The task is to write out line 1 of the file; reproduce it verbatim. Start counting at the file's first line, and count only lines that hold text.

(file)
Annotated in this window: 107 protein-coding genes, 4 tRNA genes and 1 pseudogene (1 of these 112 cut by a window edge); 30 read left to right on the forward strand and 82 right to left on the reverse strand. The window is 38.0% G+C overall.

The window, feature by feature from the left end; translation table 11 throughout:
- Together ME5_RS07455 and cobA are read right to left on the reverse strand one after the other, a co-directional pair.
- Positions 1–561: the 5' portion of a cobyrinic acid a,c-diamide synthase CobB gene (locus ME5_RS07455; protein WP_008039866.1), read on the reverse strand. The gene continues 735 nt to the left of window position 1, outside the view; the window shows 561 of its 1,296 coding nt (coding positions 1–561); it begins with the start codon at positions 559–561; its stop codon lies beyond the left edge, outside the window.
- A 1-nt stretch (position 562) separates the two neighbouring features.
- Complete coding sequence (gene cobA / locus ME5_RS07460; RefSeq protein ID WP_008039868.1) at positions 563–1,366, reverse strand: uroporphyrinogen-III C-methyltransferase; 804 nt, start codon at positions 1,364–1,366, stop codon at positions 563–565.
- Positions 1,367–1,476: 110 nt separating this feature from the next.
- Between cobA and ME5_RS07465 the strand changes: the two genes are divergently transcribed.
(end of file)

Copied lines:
Annotated in this window: 107 protein-coding genes, 4 tRNA genes and 1 pseudogene (1 of these 112 cut by a window edge); 30 read left to right on the forward strand and 82 right to left on the reverse strand. The window is 38.0% G+C overall.